Cover Picture: Development of Palladium Surface-Enriched Heteronuclear Au–Pd Nanoparticle Dehalogenation Catalysts in an Ionic Liquid (Chem. Eur. J. 4/2013)

Authors

  • Dr. Xiao Yuan,

    1. PKU Green Chemistry Center, Beijing National Laboratory for Molecular Sciences, College of Chemistry and Molecular Engineering, Peking University, Beijing (P.R. China)
    2. Institut des Sciences et Ingenierie Chimiques, Ecole Polytechnique Fédérale de Lausanne (EPFL), Lausanne (Switzerland)
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  • Geng Sun,

    1. PKU Green Chemistry Center, Beijing National Laboratory for Molecular Sciences, College of Chemistry and Molecular Engineering, Peking University, Beijing (P.R. China)
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  • Hiroyuki Asakura,

    1. Department of Molecular Engineering, Kyoto University, Nishikyo, Kyoto (Japan)
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  • Prof. Tsunehiro Tanaka,

    1. Department of Molecular Engineering, Kyoto University, Nishikyo, Kyoto (Japan)
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  • Xi Chen,

    1. Department of Chemical & Biomolecular Engineering, National University of Singapore, 10 Kent Ridge Crescent, Singapore 119260 (Singapore)
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  • Dr. Yuan Yuan,

    1. Institut des Sciences et Ingenierie Chimiques, Ecole Polytechnique Fédérale de Lausanne (EPFL), Lausanne (Switzerland)
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  • Prof. Gabor Laurenczy,

    1. Institut des Sciences et Ingenierie Chimiques, Ecole Polytechnique Fédérale de Lausanne (EPFL), Lausanne (Switzerland)
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  • Prof. Yuan Kou,

    1. PKU Green Chemistry Center, Beijing National Laboratory for Molecular Sciences, College of Chemistry and Molecular Engineering, Peking University, Beijing (P.R. China)
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  • Prof. Paul J. Dyson,

    1. Institut des Sciences et Ingenierie Chimiques, Ecole Polytechnique Fédérale de Lausanne (EPFL), Lausanne (Switzerland)
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  • Prof. Ning Yan

    Corresponding author
    1. Institut des Sciences et Ingenierie Chimiques, Ecole Polytechnique Fédérale de Lausanne (EPFL), Lausanne (Switzerland)
    2. Department of Chemical & Biomolecular Engineering, National University of Singapore, 10 Kent Ridge Crescent, Singapore 119260 (Singapore)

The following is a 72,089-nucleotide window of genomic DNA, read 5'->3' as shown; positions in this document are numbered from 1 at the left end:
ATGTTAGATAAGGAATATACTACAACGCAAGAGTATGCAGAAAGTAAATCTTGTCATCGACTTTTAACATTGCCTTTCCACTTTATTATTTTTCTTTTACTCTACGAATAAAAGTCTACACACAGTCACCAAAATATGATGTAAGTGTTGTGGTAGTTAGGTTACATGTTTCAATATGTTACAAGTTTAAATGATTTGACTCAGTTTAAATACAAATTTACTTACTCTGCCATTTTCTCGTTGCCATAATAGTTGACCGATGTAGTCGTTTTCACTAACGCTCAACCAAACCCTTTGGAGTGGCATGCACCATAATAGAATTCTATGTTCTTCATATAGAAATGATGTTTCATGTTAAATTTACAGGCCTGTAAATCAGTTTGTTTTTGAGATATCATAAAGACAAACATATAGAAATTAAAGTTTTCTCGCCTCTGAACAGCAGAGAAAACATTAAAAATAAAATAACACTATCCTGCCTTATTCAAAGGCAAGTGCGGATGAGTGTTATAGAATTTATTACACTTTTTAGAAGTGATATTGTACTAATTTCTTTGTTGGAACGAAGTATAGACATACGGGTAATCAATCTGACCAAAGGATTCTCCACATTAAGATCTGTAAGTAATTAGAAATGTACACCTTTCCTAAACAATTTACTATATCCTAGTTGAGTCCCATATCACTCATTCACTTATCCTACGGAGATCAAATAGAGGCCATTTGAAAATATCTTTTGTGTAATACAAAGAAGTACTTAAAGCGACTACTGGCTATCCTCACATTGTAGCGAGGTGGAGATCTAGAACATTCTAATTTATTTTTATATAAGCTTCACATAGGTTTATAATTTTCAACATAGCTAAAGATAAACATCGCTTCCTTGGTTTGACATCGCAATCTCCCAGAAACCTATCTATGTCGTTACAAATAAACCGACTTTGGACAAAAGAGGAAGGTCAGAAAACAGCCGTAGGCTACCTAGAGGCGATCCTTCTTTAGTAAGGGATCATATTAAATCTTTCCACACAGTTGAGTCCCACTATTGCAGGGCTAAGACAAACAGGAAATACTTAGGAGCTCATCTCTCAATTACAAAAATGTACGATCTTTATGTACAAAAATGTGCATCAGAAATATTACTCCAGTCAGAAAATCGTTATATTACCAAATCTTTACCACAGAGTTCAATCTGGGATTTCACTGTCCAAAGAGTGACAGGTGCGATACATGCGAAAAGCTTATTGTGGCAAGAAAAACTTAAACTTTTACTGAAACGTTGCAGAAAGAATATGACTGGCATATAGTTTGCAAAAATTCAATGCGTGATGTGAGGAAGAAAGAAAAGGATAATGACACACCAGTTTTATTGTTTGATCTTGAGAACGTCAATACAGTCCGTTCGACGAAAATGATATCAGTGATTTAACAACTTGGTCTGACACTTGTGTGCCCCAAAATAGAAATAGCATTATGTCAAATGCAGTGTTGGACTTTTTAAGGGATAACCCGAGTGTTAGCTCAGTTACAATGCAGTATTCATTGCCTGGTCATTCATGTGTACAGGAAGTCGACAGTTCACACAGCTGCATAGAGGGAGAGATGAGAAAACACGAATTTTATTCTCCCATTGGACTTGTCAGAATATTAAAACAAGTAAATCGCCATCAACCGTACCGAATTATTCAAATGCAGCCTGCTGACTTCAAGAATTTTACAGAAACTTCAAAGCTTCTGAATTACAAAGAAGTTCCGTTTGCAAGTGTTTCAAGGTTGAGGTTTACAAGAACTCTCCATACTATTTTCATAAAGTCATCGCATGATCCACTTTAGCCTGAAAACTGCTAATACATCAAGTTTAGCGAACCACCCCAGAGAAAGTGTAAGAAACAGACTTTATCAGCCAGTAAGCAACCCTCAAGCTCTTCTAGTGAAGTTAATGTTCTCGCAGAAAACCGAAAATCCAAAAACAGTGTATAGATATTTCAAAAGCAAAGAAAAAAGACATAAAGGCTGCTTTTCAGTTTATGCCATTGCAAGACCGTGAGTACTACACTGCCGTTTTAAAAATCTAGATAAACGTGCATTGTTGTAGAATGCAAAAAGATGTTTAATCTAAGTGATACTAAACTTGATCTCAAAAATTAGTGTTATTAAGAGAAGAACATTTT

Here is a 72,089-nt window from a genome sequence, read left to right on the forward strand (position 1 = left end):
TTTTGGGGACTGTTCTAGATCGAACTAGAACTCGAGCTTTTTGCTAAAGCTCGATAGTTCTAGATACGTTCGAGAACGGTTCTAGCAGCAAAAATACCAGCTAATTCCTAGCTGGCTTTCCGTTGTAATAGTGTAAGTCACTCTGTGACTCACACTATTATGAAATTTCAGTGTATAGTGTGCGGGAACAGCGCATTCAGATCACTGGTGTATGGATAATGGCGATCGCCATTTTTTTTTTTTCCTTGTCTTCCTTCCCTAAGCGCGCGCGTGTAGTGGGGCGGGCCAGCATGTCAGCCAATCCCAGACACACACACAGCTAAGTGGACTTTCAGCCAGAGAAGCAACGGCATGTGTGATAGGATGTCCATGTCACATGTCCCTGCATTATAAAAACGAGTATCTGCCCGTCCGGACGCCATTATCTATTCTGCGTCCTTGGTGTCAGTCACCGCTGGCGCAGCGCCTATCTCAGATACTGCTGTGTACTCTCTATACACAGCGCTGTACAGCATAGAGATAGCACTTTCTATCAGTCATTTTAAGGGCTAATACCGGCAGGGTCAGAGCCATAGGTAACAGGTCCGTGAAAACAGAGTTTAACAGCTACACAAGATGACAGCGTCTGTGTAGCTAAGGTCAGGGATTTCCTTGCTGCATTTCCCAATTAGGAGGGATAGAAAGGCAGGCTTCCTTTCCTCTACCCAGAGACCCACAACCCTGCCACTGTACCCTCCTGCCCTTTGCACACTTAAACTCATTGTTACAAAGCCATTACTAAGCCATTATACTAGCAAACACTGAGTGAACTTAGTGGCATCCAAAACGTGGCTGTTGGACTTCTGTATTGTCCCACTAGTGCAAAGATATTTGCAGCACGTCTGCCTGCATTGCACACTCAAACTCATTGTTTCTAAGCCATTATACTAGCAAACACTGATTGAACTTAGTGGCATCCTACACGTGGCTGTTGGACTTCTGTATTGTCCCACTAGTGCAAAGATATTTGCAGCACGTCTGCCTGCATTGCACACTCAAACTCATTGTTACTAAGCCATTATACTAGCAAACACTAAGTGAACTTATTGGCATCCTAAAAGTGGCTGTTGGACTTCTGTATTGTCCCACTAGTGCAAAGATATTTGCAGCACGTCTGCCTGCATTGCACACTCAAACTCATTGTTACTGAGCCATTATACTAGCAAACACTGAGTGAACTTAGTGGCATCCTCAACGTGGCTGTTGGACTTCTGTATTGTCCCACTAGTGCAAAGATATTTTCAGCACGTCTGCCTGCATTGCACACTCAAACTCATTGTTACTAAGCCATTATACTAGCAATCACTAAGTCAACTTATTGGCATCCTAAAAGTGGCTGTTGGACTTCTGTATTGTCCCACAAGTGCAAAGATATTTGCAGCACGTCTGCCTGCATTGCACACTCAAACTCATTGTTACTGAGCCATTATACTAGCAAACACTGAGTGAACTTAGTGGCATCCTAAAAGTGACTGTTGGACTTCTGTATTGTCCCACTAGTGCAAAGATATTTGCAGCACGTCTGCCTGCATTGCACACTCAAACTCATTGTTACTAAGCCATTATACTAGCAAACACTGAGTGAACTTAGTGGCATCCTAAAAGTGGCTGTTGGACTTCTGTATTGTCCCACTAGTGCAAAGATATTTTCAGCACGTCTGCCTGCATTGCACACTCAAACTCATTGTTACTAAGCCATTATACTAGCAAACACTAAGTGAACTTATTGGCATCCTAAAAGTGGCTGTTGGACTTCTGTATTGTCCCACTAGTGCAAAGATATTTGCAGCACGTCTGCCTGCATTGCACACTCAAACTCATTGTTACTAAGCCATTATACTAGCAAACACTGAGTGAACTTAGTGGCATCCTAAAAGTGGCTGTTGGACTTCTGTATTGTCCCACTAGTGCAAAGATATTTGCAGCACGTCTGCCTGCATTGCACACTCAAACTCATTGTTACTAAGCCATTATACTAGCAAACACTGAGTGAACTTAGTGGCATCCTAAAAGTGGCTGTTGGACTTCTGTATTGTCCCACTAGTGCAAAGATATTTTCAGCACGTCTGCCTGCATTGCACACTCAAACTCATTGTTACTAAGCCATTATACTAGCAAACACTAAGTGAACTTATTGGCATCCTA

• Institut des Sciences et Ingenierie Chimiques, Ecole Polytechnique Fédérale de Lausanne (EPFL), Lausanne (Switzerland)
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Abstract

original image

Bimetallic Au–Pd nanoparticles were prepared in the functionalized ionic liquid [C2OHmim][NTf2] by the thermal decomposition of Pd(OAc)2 and Au(OAc)3. The Au atoms are mostly located in the NP core, leaving the Pd atoms enriched at the surface. Moreover, the Pd atoms are electropositive, which leads to high activity in catalytic dehalogenation reactions. The activity of the heteronuclear nanoparticles may be attributed to charge transfer from Pd to Au and consequently to more efficient reductive elimination. For more details, see the Full Paper by N. Yan et al. on page 1227 ff.

Cartoon 1.

Microwave Chemistry

The direct C[BOND]H arylation of (hetero)arenes has gradually emerged as a viable alternative for traditional cross-coupling reactions. In this context, the application of focused microwave irradiation has opened new avenues by ameliorating the major bottlenecks like low yields, prolonged reaction times, and/or high catalyst loadings. For more details see the Minireview by E. Van der Eycken et al. on page 1158 ff.

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Biomimetic Synthesis

The synthesis of the newly marketed anticancer drug vinflunine classically starts from the biomimetic coupling of catharanthine and vindoline, two monomeric units extracted from the leaves of the Madagascar periwinkle, followed by superacidic fluorination to afford vinflunine. An alternative approach for the synthesis of vinflunine (see dashed arrows) is presented by E. Doris et al. in their Communication on page 1170 ff. This strategy is based on the direct fluorination of the catharanthine skeleton under mild conditions and biomimetic coupling of the resulting difluorocatharanthine with the vindoline unit. However, unexpected products arose from the biomimetic coupling step.

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DNA Recognition

The sensitive fluorimetric detection of G-quadruplex DNA in biological samples is a challenging task, requiring fluorescent probes with high selectivity over duplex DNA. In their Full Paper on page 1214 ff., M.-P. Teulade-Fichou et al. show that asymmetric (2,4-disubstituted) distyrylpyridinium dyes selectively bind to quadruplex DNA structures over double-stranded DNA and their fluorescence is selectively increased in the presence of quadruplex DNAs. The analogous symmetric dye displays a strong binding preference for double-stranded DNA and its fluorimetric response is increased equally by quadruplex and duplex DNA.

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Ancillary